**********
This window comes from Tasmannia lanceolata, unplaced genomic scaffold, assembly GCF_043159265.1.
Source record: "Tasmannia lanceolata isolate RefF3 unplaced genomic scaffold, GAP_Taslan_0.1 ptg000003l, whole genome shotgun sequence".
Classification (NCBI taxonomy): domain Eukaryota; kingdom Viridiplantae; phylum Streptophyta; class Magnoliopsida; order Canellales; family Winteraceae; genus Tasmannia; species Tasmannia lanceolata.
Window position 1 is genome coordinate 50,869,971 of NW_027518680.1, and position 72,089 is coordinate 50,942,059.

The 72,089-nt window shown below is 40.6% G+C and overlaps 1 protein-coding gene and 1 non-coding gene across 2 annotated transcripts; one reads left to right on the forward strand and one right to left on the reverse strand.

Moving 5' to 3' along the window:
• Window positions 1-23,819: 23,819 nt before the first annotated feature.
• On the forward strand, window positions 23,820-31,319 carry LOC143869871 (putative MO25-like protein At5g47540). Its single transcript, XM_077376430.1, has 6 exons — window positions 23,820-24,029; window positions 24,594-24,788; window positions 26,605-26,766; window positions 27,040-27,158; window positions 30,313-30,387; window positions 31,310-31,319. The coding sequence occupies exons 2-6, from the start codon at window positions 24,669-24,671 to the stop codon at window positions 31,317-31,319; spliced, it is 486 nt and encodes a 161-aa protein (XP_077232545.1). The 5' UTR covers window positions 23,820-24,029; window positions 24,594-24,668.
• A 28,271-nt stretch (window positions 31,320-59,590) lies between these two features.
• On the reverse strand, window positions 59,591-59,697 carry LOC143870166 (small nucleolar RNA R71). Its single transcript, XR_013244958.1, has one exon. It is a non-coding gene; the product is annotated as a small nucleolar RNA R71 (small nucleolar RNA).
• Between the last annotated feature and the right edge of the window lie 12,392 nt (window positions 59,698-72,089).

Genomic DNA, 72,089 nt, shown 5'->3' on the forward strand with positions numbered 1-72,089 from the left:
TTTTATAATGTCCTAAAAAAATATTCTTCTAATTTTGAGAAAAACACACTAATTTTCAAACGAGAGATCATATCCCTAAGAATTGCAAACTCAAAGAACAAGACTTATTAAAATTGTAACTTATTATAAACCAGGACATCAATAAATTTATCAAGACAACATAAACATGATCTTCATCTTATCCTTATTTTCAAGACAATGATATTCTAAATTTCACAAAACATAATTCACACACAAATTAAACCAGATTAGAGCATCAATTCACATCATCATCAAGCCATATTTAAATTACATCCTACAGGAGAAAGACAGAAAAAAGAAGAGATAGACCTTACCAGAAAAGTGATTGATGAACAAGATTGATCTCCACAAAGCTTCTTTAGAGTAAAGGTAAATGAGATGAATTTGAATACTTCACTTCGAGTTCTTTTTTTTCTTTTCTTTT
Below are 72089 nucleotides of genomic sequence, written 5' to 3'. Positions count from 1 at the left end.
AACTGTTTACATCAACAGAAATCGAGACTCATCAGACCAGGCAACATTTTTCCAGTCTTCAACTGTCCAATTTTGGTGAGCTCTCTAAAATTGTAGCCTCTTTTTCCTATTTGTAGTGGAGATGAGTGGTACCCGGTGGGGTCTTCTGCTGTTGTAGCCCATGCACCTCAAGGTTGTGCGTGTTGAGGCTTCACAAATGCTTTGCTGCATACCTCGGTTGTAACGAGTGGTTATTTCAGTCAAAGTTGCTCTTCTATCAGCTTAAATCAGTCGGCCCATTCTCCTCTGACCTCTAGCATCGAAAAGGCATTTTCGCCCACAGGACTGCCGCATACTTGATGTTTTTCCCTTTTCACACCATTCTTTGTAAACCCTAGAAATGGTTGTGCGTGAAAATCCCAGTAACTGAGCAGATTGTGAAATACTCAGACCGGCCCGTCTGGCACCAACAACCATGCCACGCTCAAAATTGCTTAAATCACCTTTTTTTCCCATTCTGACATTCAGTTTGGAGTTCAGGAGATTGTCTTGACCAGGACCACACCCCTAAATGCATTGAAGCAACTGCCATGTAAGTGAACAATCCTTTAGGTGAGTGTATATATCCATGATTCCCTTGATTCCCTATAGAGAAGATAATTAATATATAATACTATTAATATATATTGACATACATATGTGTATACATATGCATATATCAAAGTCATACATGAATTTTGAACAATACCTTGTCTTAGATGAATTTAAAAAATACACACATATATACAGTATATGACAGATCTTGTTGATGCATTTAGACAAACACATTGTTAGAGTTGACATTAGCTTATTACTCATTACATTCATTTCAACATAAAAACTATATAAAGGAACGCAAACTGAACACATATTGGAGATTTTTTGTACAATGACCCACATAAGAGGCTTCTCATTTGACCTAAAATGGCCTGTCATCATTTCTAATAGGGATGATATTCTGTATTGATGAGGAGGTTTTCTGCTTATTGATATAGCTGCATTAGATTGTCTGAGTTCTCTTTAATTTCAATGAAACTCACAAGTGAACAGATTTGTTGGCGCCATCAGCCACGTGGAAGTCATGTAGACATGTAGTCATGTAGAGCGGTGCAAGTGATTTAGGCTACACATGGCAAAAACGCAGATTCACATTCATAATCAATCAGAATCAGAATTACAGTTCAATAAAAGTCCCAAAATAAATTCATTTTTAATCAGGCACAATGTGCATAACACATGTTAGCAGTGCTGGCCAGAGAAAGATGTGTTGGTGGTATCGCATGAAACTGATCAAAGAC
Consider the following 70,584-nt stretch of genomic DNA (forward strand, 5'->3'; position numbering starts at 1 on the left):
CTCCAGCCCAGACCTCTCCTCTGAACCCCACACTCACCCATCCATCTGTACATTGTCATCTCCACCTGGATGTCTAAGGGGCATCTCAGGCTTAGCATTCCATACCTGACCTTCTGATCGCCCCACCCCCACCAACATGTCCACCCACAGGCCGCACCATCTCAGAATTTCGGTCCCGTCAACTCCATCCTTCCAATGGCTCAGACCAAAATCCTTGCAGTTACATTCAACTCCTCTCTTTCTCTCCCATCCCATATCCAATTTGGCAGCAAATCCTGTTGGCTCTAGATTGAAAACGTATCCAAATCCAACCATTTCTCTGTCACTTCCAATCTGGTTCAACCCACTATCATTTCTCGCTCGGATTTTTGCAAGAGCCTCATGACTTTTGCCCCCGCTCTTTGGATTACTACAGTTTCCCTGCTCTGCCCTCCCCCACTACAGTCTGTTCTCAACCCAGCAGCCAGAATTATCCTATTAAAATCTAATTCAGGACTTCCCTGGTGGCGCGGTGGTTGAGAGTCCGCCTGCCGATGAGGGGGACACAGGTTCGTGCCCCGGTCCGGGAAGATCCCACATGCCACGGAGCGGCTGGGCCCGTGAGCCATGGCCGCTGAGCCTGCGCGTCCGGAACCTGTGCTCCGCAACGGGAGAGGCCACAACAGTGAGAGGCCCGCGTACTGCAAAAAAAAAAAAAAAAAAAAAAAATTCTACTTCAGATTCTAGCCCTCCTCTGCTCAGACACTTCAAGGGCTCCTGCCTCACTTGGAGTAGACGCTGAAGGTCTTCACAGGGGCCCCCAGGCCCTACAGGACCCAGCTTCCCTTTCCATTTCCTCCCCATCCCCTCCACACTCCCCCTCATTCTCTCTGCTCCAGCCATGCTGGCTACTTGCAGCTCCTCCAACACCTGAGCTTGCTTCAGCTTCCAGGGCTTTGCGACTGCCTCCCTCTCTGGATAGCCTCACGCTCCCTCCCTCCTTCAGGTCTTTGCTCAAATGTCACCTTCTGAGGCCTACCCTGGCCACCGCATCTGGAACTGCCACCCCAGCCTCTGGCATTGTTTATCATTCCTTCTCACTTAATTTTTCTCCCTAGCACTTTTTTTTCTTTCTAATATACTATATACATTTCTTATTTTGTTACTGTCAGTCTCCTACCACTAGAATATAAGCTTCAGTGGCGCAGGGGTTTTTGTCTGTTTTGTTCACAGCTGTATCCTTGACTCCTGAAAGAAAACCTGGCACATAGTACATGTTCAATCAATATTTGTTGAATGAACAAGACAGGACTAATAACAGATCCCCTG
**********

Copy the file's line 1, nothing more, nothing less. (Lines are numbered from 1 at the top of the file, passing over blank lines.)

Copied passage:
This window comes from Tasmannia lanceolata, unplaced genomic scaffold, assembly GCF_043159265.1.